agree the language and terminology is getting fuzzier and less clearer and the undertones border on sinister – state control of my child was never an option i envisioned and frankly I would not leave a poodle in their care let alone a vulnerable human being……..my child had a future before this government came into office but now we are back in the dark with no one equipped to turn on the lights

  3. Inside Airstrip One permalink

    Hi Mark. I wonder why they’re even talking about FACS? Something called the Care Act 2014 put paid to all that more than a year ago. . .

    Actually, a quick Google reveals many LAs still state on their websites they are assessing need against FACS. From the differing information in the emails you’ve received, I wonder whether your LA is simultaneously assessing your need against FACS and the new Care Act criteria (which, at least nominally, beefs up carer’s rights to assessment and support).

    • I don’t really care whether its FACS, FUCS or whatever the latest acronym is. I just want them to get on and sort out the respite payment.

  4. Sally permalink

    I am trying to imagine the inane conversation at your review which resulted in this idiotic mess. How poorly must your case have been presented for you to end up with this random series of offers. A gym session?!!! When you didn’t ask for it? It’s like asking for bread and being offered a roller skate, then a matchbox, then a grand piano…
    Who the hell is chairing the meeting? How do they get from”Mr Neary request an extra night’s respite a week on these grounds which will cost X” to …a gym session?
    Are we playing some sort of panel game? (“Sorry Mr Neary, you missed out in the trip to Paris but you did win a lovely dinner set”)
    I am so sorry you and Steven are now threatened with yet another assessment. I am starting to feel that the repeated nonsensical assessments are a form of torture. I also don”t understand the rationale. Are they checking to see if Steven’s needs are especially demanding to justify the extra?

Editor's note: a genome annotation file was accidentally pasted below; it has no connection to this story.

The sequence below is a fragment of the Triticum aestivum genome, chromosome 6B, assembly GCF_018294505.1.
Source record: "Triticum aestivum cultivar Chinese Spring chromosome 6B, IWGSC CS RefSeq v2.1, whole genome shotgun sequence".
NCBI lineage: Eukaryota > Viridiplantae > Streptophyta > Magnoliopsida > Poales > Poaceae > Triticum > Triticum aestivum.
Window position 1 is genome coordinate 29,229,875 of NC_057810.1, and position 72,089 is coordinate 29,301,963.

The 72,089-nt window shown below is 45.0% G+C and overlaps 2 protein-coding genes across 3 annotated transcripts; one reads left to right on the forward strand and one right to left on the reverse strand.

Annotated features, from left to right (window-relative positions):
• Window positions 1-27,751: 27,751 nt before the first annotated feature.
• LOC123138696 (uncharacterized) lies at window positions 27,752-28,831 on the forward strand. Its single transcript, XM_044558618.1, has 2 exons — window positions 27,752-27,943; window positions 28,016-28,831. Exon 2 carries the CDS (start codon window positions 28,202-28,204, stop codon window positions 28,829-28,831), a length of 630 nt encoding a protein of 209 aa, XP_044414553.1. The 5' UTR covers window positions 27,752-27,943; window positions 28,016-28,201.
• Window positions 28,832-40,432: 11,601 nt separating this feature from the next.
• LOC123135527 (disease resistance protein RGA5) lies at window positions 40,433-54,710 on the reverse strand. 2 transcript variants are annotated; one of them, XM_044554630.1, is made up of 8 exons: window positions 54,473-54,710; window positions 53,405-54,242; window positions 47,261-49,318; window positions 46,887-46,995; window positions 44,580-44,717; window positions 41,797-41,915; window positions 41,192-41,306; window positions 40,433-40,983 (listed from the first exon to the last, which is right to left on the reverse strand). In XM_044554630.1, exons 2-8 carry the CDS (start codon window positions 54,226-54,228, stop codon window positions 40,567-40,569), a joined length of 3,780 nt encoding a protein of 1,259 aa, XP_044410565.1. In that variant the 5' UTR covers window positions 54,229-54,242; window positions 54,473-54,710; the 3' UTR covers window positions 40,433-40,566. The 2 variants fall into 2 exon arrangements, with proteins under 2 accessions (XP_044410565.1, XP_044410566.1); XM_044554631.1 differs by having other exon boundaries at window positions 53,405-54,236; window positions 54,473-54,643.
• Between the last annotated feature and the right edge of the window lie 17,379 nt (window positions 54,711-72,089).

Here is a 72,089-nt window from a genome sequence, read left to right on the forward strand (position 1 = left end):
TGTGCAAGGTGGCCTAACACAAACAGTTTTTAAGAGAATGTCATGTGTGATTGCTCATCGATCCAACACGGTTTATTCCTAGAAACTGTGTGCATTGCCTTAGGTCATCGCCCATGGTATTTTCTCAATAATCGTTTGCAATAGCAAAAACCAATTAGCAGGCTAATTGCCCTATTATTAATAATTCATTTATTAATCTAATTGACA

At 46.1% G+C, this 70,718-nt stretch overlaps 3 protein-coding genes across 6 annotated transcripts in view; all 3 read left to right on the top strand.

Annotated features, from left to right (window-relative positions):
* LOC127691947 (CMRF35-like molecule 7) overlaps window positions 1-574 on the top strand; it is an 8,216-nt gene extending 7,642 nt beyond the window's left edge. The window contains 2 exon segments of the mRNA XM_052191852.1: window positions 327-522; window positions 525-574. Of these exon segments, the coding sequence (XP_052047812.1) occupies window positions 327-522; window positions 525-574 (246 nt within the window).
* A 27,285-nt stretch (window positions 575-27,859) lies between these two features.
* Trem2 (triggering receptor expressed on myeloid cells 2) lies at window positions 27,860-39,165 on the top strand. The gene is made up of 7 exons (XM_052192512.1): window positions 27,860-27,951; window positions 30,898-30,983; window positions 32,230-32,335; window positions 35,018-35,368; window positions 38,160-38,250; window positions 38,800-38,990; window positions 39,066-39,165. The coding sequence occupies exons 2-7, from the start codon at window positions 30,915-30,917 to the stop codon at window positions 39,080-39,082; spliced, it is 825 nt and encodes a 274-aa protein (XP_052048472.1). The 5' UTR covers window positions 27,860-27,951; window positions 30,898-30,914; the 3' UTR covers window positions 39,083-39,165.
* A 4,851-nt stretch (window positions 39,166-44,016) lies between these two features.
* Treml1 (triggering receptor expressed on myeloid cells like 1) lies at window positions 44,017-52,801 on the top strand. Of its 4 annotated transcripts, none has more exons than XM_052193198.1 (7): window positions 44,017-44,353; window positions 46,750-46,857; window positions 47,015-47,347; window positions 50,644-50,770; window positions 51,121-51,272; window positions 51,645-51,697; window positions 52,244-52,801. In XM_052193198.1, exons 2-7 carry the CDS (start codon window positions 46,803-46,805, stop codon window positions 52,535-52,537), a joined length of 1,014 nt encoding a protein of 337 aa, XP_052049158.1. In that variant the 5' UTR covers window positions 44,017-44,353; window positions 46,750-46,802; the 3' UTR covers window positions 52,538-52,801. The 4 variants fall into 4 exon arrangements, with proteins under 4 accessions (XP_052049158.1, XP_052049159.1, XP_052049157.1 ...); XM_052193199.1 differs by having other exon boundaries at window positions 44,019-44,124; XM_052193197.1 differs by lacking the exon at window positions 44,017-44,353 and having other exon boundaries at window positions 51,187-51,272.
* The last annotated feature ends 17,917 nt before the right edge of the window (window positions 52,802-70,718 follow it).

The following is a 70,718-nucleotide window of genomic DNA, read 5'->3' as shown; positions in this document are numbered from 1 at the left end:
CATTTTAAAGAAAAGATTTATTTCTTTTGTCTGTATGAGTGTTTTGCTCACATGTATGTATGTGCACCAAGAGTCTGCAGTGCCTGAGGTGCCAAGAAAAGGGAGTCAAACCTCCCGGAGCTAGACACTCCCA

• I don’t think they know what they’re checking Sally. I’m not actually taking it personally. I just see a huge juggernaut that is completely unable to change gear or direction.

      • Sally permalink

        I agree it’s not personal. It’s just that at some stage there would have been a meeting and somebody would have had to put your request forward, with, I suppose, all the others. How does it work then? You ask for an extra night’s respite on X grounds, cost is Y. You get the gym session. Somebody had to say “No,we won’t give him that”. (Because?) “Instead we will offer this-” Why? why?
        Do they have a bin of cheap consultation prizes?
        I would love to see the person who came up with this in court explaining how this was considered an adequate response.
        It reminds me of wrangling over a Statement. You ask for X and outline clearly the reasons for the request. Back would come a series of random inadequate and insane offers.
        A few months ago my son and I went through a really long and gruelling social work assessment process of many visits and many interviews. At the end she decided that he, along with most of the young people on their register, no longer warranted his own social worker. Instead he would be with the so and so team. Which would need an identical assessment to be carried out less than one month after the other. The reason? Team A was from one part of the Boroug team B from another and they didn’t share records. Better to just grind us through the same process. No reassessment no help.

  5. nic permalink

    Not good, £18 because your health is at risk of deterioration because your exercise regime is affected by your caring role. Gym membership is second only to a pamper for the ladies. Elevated endorphins cure the sleep deprivation (which is actually lack of quality sleep in their opinion ) Steven’s reassessment , shark infested waters.